Saturday, July 26, 2014
As a young player on some dreadful Stars teams, he led them in scoring in each of his first two seasons. In his sophomore year of 1976-77, Young was an NHL All Star selection. That same year, he scored 95 points, shattering Dennis Hextall's previous team record of 82 in a season. (That record would stand until 1981-82, when Smith, Ciccarelli, and Broten each passed him.)
One record Young will hold for all time is the North Stars mark for goals in a single game. On January 15, 1979 at Madison Square Garden, Young lit the lamp five times in a 8-1 North Stars victory over the Rangers. He was the only North Star to ever have a five-goal game.
On the North Stars all-time lists, Young ranks eighth in goals (178) and fifth in assists (316). His 494 total points as a North Star is sixth all-time, trailing only Broten, Bellows, Ciccarelli, Smith, and Bill Goldsworthy.
Tuesday, July 22, 2014
Monday, July 21, 2014
Black Top Bar.
Sunday, July 20, 2014
It wasn't just Carew who had a career year for the '77 Twins, though. Minnesota native Dave Goltz was a 20-game winner. The late Lyman Bostock finished second in the AL (to Carew) with a .336 average, while adding 14 homers, 90 RBI, 104 runs, and a .897 OPS -- all personal bests in his tragically short career. Tom Johnson had an incredible year of of the bullpen with 17 saves and 16 relief wins.
In the shadow (and, in part, because) of Carew, Larry Hisle had the finest season of his career as well. He hit .302 with 28 home runs, 21 stolen bases, and a league-leading 119 runs batted in. Unfortunately for the Twins, that was also the final season of Hisle's contract. Notorious penny-pincher Calvin Griffith would predictably not pony up to sign him, and Hisle left for the Milwaukee Brewers.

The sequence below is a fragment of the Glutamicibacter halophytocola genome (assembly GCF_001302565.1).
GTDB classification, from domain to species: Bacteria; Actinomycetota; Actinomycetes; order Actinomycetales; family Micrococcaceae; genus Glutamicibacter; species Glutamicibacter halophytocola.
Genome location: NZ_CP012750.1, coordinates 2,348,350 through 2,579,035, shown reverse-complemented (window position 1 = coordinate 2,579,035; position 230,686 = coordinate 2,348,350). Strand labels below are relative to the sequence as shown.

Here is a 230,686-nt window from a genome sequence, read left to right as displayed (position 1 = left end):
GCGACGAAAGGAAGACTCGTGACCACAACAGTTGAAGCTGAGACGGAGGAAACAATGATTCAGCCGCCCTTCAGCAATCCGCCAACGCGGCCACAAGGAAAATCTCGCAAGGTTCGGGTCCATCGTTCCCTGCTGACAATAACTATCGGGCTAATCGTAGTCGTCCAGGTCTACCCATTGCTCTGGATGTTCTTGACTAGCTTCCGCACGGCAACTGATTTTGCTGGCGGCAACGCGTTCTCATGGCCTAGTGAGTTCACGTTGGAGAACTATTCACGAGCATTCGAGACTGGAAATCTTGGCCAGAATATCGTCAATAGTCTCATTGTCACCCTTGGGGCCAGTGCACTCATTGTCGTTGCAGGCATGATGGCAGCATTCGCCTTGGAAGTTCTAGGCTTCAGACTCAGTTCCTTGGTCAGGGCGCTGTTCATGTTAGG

Tuesday, July 15, 2014
Monday, July 14, 2014
Sunday, July 13, 2014
Friday, July 11, 2014
While Baylor may have saved the Lakers from folding, he could not save them from moving to Los Angeles. After his second season in Minneapolis, the team headed west. In L.A., Baylor would team with fellow Hall of Famers Jerry West and (later on) Wilt Chamberlain to lead the Lakers to seven NBA Finals appearances, though they would lose each time to the Boston Celtics. The Lakers would finally break through in 1972. Baylor retired earlier during that season and did not appear in the Finals, but he was awarded his first NBA Championship ring anyway.
He is now best known nationally as the head coach who has helped turn the fortunes of the perennial doormat Columbus Blue Jackets. This past season he guided the Blue Jackets to their first-ever playoff win while taking the heavy-favorite Pittsburgh Penguins to six games in their first-round series. Of course, prior to landing in Columbus, Richards spent two years at the helm of his home-state Wild. Despite talent-starved and injury-plagued rosters, Richards finished over .500 in both of his seasons with the Wild, but was still ousted after just two years on the job. Perhaps I'm biased because he's a fellow Armstrong Falcon, but I still feel he got a raw deal in Minnesota. It's cool to see him having so much success in Columbus.
Smith is presently in his 21st season as the manager of the Elizabethton Twins (the Twins' rookie-ball minor league affiliate in the Appalachian League). Over two stints (1987-1994 and 2002 until now), he has led the E-Twins to 13 post-season appearances and seven Appalachian League championships. Smith's teams have not had a losing record since 1988. Among the players who have played for Smith: Marty Cordova, Eddie Guardado, LaTroy Hawkins, Corey Koskie, Jesse Crain, Pat Neshek, Denard Span, Glen Perkins, Trevor Plouffe, Matt Garza, Brian Dozier, and many more, including most of the Twins' current crew of top prospects (Byron Buxton, Miguel Sano, etc.)